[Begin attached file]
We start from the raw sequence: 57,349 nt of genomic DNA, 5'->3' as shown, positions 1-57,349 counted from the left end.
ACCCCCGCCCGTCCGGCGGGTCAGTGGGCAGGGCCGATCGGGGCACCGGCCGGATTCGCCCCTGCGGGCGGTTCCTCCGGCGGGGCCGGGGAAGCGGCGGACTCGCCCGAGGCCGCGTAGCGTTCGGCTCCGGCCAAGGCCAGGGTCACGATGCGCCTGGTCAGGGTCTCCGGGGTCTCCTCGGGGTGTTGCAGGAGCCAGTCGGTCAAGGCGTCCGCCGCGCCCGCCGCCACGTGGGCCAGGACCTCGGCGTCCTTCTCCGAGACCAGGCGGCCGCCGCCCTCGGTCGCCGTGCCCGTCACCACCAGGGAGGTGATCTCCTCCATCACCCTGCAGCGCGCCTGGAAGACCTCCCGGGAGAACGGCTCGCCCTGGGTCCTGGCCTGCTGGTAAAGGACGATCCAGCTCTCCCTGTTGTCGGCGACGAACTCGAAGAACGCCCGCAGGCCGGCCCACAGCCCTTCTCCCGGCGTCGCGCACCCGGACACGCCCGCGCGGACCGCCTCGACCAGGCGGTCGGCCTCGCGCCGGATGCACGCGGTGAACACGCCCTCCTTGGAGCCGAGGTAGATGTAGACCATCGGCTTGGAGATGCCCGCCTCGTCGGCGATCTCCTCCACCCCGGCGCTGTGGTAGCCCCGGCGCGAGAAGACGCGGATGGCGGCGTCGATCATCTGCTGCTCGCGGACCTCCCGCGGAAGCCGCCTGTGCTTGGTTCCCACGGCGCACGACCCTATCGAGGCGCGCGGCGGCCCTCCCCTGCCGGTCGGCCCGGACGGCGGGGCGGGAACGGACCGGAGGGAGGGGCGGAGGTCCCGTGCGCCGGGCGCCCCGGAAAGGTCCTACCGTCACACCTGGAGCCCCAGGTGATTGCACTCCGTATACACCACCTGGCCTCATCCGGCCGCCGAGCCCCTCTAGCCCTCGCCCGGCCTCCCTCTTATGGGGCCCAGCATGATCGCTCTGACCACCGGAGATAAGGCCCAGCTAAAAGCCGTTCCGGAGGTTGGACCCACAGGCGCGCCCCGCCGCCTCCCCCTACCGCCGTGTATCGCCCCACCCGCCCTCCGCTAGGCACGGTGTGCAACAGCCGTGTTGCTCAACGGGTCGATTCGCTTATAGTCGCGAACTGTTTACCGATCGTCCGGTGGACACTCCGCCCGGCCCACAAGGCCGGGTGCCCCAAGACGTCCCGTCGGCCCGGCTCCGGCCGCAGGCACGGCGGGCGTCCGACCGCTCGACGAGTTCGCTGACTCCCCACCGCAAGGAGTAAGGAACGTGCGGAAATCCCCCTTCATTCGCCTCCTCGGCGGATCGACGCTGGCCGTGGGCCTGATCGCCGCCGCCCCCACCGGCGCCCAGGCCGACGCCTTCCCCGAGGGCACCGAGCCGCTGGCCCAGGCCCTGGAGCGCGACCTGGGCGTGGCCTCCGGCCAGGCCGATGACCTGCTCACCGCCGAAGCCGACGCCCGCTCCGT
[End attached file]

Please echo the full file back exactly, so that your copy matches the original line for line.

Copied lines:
We start from the raw sequence: 57,349 nt of genomic DNA, 5'->3' as shown, positions 1-57,349 counted from the left end.
ACCCCCGCCCGTCCGGCGGGTCAGTGGGCAGGGCCGATCGGGGCACCGGCCGGATTCGCCCCTGCGGGCGGTTCCTCCGGCGGGGCCGGGGAAGCGGCGGACTCGCCCGAGGCCGCGTAGCGTTCGGCTCCGGCCAAGGCCAGGGTCACGATGCGCCTGGTCAGGGTCTCCGGGGTCTCCTCGGGGTGTTGCAGGAGCCAGTCGGTCAAGGCGTCCGCCGCGCCCGCCGCCACGTGGGCCAGGACCTCGGCGTCCTTCTCCGAGACCAGGCGGCCGCCGCCCTCGGTCGCCGTGCCCGTCACCACCAGGGAGGTGATCTCCTCCATCACCCTGCAGCGCGCCTGGAAGACCTCCCGGGAGAACGGCTCGCCCTGGGTCCTGGCCTGCTGGTAAAGGACGATCCAGCTCTCCCTGTTGTCGGCGACGAACTCGAAGAACGCCCGCAGGCCGGCCCACAGCCCTTCTCCCGGCGTCGCGCACCCGGACACGCCCGCGCGGACCGCCTCGACCAGGCGGTCGGCCTCGCGCCGGATGCACGCGGTGAACACGCCCTCCTTGGAGCCGAGGTAGATGTAGACCATCGGCTTGGAGATGCCCGCCTCGTCGGCGATCTCCTCCACCCCGGCGCTGTGGTAGCCCCGGCGCGAGAAGACGCGGATGGCGGCGTCGATCATCTGCTGCTCGCGGACCTCCCGCGGAAGCCGCCTGTGCTTGGTTCCCACGGCGCACGACCCTATCGAGGCGCGCGGCGGCCCTCCCCTGCCGGTCGGCCCGGACGGCGGGGCGGGAACGGACCGGAGGGAGGGGCGGAGGTCCCGTGCGCCGGGCGCCCCGGAAAGGTCCTACCGTCACACCTGGAGCCCCAGGTGATTGCACTCCGTATACACCACCTGGCCTCATCCGGCCGCCGAGCCCCTCTAGCCCTCGCCCGGCCTCCCTCTTATGGGGCCCAGCATGATCGCTCTGACCACCGGAGATAAGGCCCAGCTAAAAGCCGTTCCGGAGGTTGGACCCACAGGCGCGCCCCGCCGCCTCCCCCTACCGCCGTGTATCGCCCCACCCGCCCTCCGCTAGGCACGGTGTGCAACAGCCGTGTTGCTCAACGGGTCGATTCGCTTATAGTCGCGAACTGTTTACCGATCGTCCGGTGGACACTCCGCCCGGCCCACAAGGCCGGGTGCCCCAAGACGTCCCGTCGGCCCGGCTCCGGCCGCAGGCACGGCGGGCGTCCGACCGCTCGACGAGTTCGCTGACTCCCCACCGCAAGGAGTAAGGAACGTGCGGAAATCCCCCTTCATTCGCCTCCTCGGCGGATCGACGCTGGCCGTGGGCCTGATCGCCGCCGCCCCCACCGGCGCCCAGGCCGACGCCTTCCCCGAGGGCACCGAGCCGCTGGCCCAGGCCCTGGAGCGCGACCTGGGCGTGGCCTCCGGCCAGGCCGATGACCTGCTCACCGCCGAAGCCGACGCCCGCTCCGT